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You are a faulty man; and should we urge
Fab. Great lady,
Cam. So, so!
[Aside to VES. Ves. Why, here's a lady worshipful !
Flav. Pray, gentlemen,
Both. As you please. [Exeunt Ves. and Flav.
cruel Since I find some small leisure, I must justify Thou art unworthy of the name of man. Those holy vows, which we, by bonds of faith, Recorded in the register of truth, Were kept by me unbroken; no assaults Of gifts, of courtship, from the great and wanton, No threats, nor sense of poverty, to which Thy riots had betray'd me, could betray My warrantable thoughts to impure folly. Why would'st thou force me miserable?
Fab. The scorn Of rumour is reward enough, to brand My lewder actions; 'twas, I thought, impossible,
A beauty fresh as was your youth, could brook
Flav. Did I complain?
] Of paltry gain, they practise art, and labour To pandar their own wives; those wives, whose
innocence, Stranger to language, spoke obedience only; And such a wife was Flavia to Fabricio.
Fab. My loss is irrecoverable.
Flav. Call not
Fab. 'Tis confest,
Flav. I live happy In this great lord's love, now; but could his cunning Have train'd me to dishonour, we had never Been sunder'd by the temptation of his purchase. In troth, Fabricio, I am little proud of My unsought honours, and so far from triumph, That I am not more fool to such as honour me, Than to myself, who hate this antick carriage.?
Fab. You are an angel rather to be worshipp'd, Than grossly to be talk'd with.
Flav. [Gives him money.] Keep those ducats, I shall provide you better:—'twere a bravery,
Could you forget the place wherein you've render'd Your name for ever hateful.
Fab. I will do't,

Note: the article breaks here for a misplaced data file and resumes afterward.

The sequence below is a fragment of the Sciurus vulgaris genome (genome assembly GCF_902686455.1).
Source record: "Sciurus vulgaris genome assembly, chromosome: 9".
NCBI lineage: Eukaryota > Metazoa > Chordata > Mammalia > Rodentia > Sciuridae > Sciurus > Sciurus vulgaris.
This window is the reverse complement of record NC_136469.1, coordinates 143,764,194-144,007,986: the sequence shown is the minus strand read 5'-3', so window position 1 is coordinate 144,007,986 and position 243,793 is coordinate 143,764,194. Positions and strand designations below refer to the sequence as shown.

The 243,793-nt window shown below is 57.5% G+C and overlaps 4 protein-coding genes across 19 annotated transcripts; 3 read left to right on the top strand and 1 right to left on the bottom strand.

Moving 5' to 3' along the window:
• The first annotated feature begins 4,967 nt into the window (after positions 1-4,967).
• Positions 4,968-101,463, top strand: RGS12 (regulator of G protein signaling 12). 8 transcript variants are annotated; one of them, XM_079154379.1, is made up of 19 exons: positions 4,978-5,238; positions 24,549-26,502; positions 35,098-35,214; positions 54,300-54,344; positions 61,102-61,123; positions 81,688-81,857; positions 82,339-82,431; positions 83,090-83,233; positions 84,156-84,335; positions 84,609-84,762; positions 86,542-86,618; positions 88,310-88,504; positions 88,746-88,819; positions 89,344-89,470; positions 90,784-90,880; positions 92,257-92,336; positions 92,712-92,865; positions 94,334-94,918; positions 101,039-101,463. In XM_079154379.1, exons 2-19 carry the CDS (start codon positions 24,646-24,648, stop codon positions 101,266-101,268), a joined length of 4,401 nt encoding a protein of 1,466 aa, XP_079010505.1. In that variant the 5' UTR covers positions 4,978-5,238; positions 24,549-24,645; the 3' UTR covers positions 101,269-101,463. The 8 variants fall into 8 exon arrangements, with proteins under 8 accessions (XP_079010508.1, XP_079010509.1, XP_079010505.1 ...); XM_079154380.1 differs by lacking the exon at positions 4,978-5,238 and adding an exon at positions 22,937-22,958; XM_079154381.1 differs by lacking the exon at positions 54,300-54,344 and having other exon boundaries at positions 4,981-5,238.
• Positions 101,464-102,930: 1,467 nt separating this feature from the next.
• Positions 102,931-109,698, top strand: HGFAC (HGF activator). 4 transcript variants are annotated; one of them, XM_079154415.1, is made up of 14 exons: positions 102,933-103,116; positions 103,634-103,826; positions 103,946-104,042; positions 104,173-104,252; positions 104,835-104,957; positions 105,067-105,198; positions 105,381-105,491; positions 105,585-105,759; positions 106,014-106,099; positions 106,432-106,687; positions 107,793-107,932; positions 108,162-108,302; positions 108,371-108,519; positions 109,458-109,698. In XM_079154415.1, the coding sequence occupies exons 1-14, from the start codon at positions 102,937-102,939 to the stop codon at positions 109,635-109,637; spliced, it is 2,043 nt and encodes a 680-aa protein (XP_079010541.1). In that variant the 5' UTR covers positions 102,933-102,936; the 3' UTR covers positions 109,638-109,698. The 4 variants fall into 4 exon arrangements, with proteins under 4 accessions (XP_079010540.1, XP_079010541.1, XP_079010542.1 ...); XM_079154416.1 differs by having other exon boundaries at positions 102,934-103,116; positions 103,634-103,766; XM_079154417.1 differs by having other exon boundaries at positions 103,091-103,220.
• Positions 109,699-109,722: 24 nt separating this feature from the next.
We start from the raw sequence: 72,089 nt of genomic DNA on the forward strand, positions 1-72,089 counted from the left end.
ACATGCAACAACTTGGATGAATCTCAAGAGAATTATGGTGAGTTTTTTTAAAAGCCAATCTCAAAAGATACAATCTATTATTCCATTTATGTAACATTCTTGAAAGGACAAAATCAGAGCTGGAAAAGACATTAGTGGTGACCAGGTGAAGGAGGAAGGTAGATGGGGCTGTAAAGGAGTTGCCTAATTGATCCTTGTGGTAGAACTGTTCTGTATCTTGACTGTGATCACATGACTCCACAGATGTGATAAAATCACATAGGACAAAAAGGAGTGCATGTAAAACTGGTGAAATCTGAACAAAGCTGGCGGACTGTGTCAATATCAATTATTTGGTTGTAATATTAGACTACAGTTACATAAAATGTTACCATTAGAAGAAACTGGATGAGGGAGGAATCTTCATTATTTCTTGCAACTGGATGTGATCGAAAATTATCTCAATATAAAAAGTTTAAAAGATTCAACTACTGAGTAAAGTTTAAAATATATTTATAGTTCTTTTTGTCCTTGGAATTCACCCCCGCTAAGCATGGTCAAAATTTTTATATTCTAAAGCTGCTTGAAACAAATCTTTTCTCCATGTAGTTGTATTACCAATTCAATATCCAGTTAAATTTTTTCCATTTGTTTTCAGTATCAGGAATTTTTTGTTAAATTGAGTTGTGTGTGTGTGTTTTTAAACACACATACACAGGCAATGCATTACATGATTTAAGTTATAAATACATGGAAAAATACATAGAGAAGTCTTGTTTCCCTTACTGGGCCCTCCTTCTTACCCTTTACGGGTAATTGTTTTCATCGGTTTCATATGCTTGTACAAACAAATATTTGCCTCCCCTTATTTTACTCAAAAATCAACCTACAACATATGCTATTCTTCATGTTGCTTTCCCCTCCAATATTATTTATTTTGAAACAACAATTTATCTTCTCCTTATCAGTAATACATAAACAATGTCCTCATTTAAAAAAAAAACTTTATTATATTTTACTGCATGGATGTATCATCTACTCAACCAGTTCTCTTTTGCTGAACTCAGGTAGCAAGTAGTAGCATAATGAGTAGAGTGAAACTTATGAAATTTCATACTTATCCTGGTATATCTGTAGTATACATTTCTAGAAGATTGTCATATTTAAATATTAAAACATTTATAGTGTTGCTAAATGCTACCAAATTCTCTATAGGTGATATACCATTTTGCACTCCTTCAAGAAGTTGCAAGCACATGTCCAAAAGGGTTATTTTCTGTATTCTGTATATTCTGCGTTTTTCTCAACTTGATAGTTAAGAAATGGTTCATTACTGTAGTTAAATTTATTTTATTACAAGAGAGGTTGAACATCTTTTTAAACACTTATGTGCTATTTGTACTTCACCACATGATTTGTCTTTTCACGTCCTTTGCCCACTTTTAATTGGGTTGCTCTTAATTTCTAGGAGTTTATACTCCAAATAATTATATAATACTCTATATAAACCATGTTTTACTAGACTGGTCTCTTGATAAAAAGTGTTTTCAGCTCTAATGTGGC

Flav. You may prosper
not At my behaviour to you; I have forgot
this antick carriage.] This childish and ridiculous affectation of levity, which she assumed, partly to humour the count, but chiefly, as she afterwards says, to defeat the “ lascivious villanies” of her attendants, Camillo and Vespucci.
My days in silent sadness.] The old copy has goodness, evidently repeated, by mistake, from the word immediately above it. Sadness is not given as the author's expression, but as conveying what might, perhaps, have been his meaning.
Acquaintance with mine own-keep your first distance.
[He draws back. Camillo! who is near? Vespucci!
Enter Julio, CAMILLO, and VESPUCCI.
Flav. Oh, my stomach
[To JUL. Or I shall swoon. You've staid a sweet while
from me. And this companion too—beshrew him!
Jul. Dearest, Thou art my health, my blessing :-turn the
bankrupt Out of my doors!-sirrah, I'll have thee whipt,
! If thou .com’st here again. Cam. Hence, hence, you vermin!
[Exit FAB. Jul. How is't, my best of joys?
Flav. Prettily mended,
Jul. A petition,
Flav. We must not
And send him with some pittance out o'th' coun
Jul. Thy will
Flav. You have been
country, Ladies are privy-counsellors, I warrant ye; Are they not, think ye? there the land is, doubt
less, Most politicly govern'd; all the women Wear swords and breeches, I have heard most
certainly: Such sights were excellent.
Jul. Thou’rt a matchless pleasure; No life is sweet without thee: in my heart Reign empress, and be stiled thy Julio's sovereign, My only, precious dear.
Flav. We'll prove no less t'ye. [Exeunt.
A Room in the Palace.
Enter TROYLO and Livio.
Troy. Sea-sick ashore still! thou could’st rarely
scape A calenture in a long voyage, Livio, Who in a short one, and at home, art subject